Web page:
Ramuntu was with an older sister and younger brother when he witnessed an armed robbery at a pizza shop near their home. That frightening encounter led to a talk with his parents about how to stay aware of his surroundings, how to make a note of exits and places to hide. “Gun violence is definitely one of the things on my mind,” says Ramuntu. “My goal is to help them survive, and that’s not just physical survival, it’s mental survival, too,” Kelle says.
In the family of Stephanie BadSoldier Snow, a Native American cultural consultant and anthropologist who lives with her husband and their two teen children on the Meskwaki Settlement in central Iowa, essential survival skills have long been passed down through generations. Now, it’s her turn to instill them in her 16-year-old daughter, Sophie, and 14-year-old son, Tenoch.
“One of our teachings in parenting is that you treat your children as if they are little adults, you don’t talk down to them,” she says. “We bring them into these conversations about big topics. Today we had a conversation about covid. Yesterday morning at breakfast we had a conversation on systemic racism. We try to ask each of them what their opinions are, what they think. We don’t always agree on things, but we listen to each other.”
“I talk to my parents about all the things that are troubling me,” says Tenoch, “and I’ve been doing that even more lately than I have in the past.”
As he gets older, Tenoch has found himself increasingly worried about how others see him and how they might treat him as a result. “I’m kind of scared of getting harassed — by police, or racists,” he says. “I’m starting to feel scared about going out around other people just because I’m Brown.”
Native Americans are disproportionately victims of police shootings, and the Snows have taught their kids how to behave if they’re ever pulled over. One time, a police officer stopped Stephanie and Sophie as they drove home after attending a training session on peaceful protest led by prominent Native American environmental activists in 2017.
“I came up to a stop light and I noticed he was sitting there, so I was very careful,” Stephanie says. “I said to Sophie, watch, he’s going to pull me over.” Sure enough, he did. The officer said her tags had expired, Stephanie says, which was incorrect, and eventually he let the mother and daughter go. “But Sophie was absolutely terrified,” Stephanie adds.
“My parents don’t sugarcoat anything. They just say how it is,” Sophie says. “They don’t assure you that it’s going to get better, or that other people are working on solving these problems. It’s like, this is what is happening, and you can either sit there or do nothing, or you can get up and do something.”
Even for families who fear for the world their children will inherit, the act of parenting necessitates the search for hope, or at least for a sense of purpose in the world.
Several weeks after the Georgia shootings, Kayla Sang poured the feelings she had been processing with her mom into a school art assignment. She filled her canvas with vibrant eastern Asian symbols — faces, flowers, swirls of color — and the words “we are Asian, not a virus” in bold letters at the top.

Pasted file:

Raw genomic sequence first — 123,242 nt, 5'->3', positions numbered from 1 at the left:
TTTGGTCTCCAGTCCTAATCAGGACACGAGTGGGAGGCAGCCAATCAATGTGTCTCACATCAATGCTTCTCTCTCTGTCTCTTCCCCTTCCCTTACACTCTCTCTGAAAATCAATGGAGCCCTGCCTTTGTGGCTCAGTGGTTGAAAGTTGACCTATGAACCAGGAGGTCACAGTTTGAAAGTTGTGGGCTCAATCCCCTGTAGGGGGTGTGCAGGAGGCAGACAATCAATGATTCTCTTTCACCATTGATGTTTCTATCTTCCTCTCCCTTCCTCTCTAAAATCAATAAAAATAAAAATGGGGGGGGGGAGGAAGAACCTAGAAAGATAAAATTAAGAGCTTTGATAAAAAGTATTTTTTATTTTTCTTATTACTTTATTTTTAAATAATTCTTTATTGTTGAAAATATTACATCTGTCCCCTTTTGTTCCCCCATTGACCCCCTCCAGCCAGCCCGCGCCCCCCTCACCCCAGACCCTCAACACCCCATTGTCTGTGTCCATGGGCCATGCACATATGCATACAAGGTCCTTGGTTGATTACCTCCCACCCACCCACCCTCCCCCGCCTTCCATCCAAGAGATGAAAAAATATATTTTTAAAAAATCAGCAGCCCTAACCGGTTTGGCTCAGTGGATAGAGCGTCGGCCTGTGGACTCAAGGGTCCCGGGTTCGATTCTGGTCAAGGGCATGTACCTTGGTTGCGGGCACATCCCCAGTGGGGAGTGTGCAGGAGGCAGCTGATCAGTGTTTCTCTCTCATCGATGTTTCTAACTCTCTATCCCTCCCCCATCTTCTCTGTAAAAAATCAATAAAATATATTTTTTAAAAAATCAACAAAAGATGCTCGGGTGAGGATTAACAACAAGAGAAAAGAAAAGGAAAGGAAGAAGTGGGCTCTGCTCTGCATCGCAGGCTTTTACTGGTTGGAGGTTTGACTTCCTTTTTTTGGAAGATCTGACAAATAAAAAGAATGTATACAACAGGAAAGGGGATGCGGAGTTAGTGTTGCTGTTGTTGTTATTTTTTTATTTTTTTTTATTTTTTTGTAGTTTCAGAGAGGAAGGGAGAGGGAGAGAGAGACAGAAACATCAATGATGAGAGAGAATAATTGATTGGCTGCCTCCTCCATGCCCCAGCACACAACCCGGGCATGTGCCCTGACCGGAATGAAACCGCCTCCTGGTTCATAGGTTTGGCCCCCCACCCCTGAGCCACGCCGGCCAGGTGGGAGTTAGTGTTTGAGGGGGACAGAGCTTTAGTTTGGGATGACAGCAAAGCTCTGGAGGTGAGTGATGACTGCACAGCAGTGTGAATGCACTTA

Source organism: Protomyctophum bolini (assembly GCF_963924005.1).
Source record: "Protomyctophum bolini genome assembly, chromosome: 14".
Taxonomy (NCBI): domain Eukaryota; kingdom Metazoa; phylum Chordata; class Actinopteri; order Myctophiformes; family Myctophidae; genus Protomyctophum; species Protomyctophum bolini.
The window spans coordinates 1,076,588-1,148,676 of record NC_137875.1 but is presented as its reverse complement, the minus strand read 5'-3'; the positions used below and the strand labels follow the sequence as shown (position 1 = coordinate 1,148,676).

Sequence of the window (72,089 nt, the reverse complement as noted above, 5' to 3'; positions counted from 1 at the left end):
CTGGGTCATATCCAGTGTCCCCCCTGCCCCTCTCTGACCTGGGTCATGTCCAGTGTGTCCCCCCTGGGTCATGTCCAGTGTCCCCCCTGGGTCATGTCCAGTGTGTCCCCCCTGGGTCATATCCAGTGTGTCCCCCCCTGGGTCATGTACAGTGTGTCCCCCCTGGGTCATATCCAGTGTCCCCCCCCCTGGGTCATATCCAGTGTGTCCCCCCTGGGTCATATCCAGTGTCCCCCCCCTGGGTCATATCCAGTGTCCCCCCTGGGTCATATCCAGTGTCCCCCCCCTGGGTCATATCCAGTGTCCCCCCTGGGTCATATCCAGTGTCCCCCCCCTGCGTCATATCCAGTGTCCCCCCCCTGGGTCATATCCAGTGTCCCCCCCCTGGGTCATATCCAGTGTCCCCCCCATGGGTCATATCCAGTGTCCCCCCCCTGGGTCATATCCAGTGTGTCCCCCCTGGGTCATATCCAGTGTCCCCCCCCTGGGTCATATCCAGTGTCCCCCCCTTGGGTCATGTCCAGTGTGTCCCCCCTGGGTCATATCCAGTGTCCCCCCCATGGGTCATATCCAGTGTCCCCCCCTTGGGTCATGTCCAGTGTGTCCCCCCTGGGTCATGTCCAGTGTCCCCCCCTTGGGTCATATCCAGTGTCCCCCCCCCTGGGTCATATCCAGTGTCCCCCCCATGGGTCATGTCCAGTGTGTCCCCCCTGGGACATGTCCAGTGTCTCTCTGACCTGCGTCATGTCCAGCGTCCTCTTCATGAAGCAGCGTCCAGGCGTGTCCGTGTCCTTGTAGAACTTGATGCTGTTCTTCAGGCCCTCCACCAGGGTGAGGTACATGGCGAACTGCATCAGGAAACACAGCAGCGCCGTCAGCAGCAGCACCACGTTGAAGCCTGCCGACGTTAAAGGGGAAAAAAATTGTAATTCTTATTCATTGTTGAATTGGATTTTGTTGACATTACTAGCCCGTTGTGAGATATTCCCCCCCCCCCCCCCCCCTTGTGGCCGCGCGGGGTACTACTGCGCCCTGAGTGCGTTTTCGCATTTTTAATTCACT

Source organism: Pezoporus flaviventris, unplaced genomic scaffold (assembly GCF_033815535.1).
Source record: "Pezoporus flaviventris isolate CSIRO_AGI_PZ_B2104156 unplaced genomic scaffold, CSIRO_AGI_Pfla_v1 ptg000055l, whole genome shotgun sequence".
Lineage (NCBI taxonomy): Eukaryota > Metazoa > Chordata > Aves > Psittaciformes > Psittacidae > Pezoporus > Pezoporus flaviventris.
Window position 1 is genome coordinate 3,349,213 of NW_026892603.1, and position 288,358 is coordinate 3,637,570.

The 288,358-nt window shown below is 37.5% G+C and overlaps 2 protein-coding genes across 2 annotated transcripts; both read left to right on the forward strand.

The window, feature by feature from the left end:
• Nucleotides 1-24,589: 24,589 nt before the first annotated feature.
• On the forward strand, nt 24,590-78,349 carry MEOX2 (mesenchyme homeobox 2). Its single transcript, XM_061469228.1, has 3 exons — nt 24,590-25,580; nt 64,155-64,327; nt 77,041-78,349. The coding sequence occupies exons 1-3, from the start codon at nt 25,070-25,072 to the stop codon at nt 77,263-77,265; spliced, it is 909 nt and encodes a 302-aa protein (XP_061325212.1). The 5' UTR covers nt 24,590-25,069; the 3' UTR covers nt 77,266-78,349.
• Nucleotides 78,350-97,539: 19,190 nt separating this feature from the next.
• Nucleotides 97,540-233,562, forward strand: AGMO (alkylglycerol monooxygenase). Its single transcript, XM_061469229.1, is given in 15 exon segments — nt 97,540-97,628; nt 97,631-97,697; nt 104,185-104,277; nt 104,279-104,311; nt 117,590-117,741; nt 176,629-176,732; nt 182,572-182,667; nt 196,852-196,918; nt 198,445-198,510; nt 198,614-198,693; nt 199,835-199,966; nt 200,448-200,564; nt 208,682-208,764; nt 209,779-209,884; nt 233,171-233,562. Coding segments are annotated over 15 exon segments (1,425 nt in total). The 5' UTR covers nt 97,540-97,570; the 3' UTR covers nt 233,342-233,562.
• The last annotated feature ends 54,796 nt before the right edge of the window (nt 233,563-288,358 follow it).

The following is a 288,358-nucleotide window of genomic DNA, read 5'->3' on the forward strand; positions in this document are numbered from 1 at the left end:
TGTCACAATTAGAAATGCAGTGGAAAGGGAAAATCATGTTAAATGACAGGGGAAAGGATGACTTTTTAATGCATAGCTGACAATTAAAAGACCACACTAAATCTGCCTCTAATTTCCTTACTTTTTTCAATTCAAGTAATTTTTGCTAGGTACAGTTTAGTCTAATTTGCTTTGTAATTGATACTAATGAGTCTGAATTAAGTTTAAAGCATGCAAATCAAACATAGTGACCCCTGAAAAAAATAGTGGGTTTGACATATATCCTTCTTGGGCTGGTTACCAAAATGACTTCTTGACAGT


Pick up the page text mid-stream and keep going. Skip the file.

“Hearing about the shooting itself, and how my mom was feeling about it and how people my mom knew were also devastated by it — it just made me want to express something for us, for our community, and channel their emotions as well as mine,” Kayla says. When Patty Sang saw the artwork, she stared at it for a long time in silence, overwhelmed with pride.
“She felt sad and she felt angry about what was happening, but the art is actually more of a celebration, and there’s just so much beauty in it. It blew me away,” Patty remembers. And that is what she finally said to her daughter. “It’s beautiful,” she told Kayla.
When Kelle Pressley considers her teens and their peers, she feels hope: “I personally think that this generation is so much bolder than we ever were,” she says. “Even in the midst of all the chaos, there is this whisper sometimes that says ‘your voice does matter.’” And that whisper — that belief in something better — is also vital to share.
Pressley remembers sharing it with her kids after Derek Chauvin, the police officer who had knelt on George Floyd’s neck, was convicted of murder. “I think the Floyd case was a renewal,” she says. “It gives the kids hope, that they are loved, they are valued.”
Five months into the pandemic, a colossal derecho swept across the Midwest on an August afternoon, spawning tornadoes and flattening fields of corn and soybean. In central Iowa, the Snow family was among the millions left without power in the wake of the storm.
They spent the sweltering days cleaning the debris littering their property, and nights camped out in their open garage. The family cooked dinner on the grill, danced salsa and cumbia, laughed at Sophie’s improvisational storytelling, sang songs and played musical instruments.
The power stayed off for more than a week, the humid air thick with the smell of gasoline from so many generators running in their neighborhood. It was a reminder of the extreme weather that climate change may herald, with all its damage and deprivation.
It was also oddly empowering: The Snows were survivors, descended from survivors. Stephanie BadSoldier Snow had grown up without running water or electric heat. “It felt almost like the old life,” she says of the aftermath, only this time her children were also there.
The days were uncomfortable, and the atmosphere unsettling. But every night at dusk, Sophie would take out her ukulele, and the family of four sat in the fading light and together began to sing.